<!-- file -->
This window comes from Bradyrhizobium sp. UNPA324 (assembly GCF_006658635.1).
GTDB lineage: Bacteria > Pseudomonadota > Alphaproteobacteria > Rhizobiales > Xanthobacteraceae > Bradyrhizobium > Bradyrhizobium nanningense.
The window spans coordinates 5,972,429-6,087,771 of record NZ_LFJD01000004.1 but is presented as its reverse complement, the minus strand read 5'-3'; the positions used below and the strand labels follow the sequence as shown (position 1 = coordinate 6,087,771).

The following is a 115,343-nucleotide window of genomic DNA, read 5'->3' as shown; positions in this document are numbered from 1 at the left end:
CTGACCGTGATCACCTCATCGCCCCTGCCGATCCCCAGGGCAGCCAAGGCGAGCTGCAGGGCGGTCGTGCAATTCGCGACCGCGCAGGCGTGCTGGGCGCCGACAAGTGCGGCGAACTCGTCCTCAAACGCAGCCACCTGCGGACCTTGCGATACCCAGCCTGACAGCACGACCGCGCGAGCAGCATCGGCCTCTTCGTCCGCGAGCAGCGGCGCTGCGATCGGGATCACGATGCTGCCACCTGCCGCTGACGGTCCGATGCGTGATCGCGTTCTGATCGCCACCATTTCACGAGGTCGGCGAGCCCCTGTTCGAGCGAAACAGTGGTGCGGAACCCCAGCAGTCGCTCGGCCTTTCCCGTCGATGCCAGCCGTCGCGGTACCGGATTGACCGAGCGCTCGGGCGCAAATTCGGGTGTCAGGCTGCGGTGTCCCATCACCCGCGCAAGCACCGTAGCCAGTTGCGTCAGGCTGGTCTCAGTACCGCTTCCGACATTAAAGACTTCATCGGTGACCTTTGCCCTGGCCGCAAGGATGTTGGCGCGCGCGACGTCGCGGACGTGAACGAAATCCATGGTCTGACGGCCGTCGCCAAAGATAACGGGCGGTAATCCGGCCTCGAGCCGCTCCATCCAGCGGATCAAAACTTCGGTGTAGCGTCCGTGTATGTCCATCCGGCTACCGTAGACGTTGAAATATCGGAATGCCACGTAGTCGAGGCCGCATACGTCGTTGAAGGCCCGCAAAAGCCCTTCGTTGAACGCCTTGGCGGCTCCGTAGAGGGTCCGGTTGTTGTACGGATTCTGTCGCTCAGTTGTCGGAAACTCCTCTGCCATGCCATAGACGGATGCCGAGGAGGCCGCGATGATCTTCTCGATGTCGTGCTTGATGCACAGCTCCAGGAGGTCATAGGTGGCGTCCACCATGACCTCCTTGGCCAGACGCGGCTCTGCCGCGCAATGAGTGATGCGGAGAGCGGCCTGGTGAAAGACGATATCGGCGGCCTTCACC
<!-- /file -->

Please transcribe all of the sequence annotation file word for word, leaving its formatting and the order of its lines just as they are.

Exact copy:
This window comes from Bradyrhizobium sp. UNPA324 (assembly GCF_006658635.1).
GTDB lineage: Bacteria > Pseudomonadota > Alphaproteobacteria > Rhizobiales > Xanthobacteraceae > Bradyrhizobium > Bradyrhizobium nanningense.
The window spans coordinates 5,972,429-6,087,771 of record NZ_LFJD01000004.1 but is presented as its reverse complement, the minus strand read 5'-3'; the positions used below and the strand labels follow the sequence as shown (position 1 = coordinate 6,087,771).

The following is a 115,343-nucleotide window of genomic DNA, read 5'->3' as shown; positions in this document are numbered from 1 at the left end:
CTGACCGTGATCACCTCATCGCCCCTGCCGATCCCCAGGGCAGCCAAGGCGAGCTGCAGGGCGGTCGTGCAATTCGCGACCGCGCAGGCGTGCTGGGCGCCGACAAGTGCGGCGAACTCGTCCTCAAACGCAGCCACCTGCGGACCTTGCGATACCCAGCCTGACAGCACGACCGCGCGAGCAGCATCGGCCTCTTCGTCCGCGAGCAGCGGCGCTGCGATCGGGATCACGATGCTGCCACCTGCCGCTGACGGTCCGATGCGTGATCGCGTTCTGATCGCCACCATTTCACGAGGTCGGCGAGCCCCTGTTCGAGCGAAACAGTGGTGCGGAACCCCAGCAGTCGCTCGGCCTTTCCCGTCGATGCCAGCCGTCGCGGTACCGGATTGACCGAGCGCTCGGGCGCAAATTCGGGTGTCAGGCTGCGGTGTCCCATCACCCGCGCAAGCACCGTAGCCAGTTGCGTCAGGCTGGTCTCAGTACCGCTTCCGACATTAAAGACTTCATCGGTGACCTTTGCCCTGGCCGCAAGGATGTTGGCGCGCGCGACGTCGCGGACGTGAACGAAATCCATGGTCTGACGGCCGTCGCCAAAGATAACGGGCGGTAATCCGGCCTCGAGCCGCTCCATCCAGCGGATCAAAACTTCGGTGTAGCGTCCGTGTATGTCCATCCGGCTACCGTAGACGTTGAAATATCGGAATGCCACGTAGTCGAGGCCGCATACGTCGTTGAAGGCCCGCAAAAGCCCTTCGTTGAACGCCTTGGCGGCTCCGTAGAGGGTCCGGTTGTTGTACGGATTCTGTCGCTCAGTTGTCGGAAACTCCTCTGCCATGCCATAGACGGATGCCGAGGAGGCCGCGATGATCTTCTCGATGTCGTGCTTGATGCACAGCTCCAGGAGGTCATAGGTGGCGTCCACCATGACCTCCTTGGCCAGACGCGGCTCTGCCGCGCAATGAGTGATGCGGAGAGCGGCCTGGTGAAAGACGATATCGGCGGCCTTCACC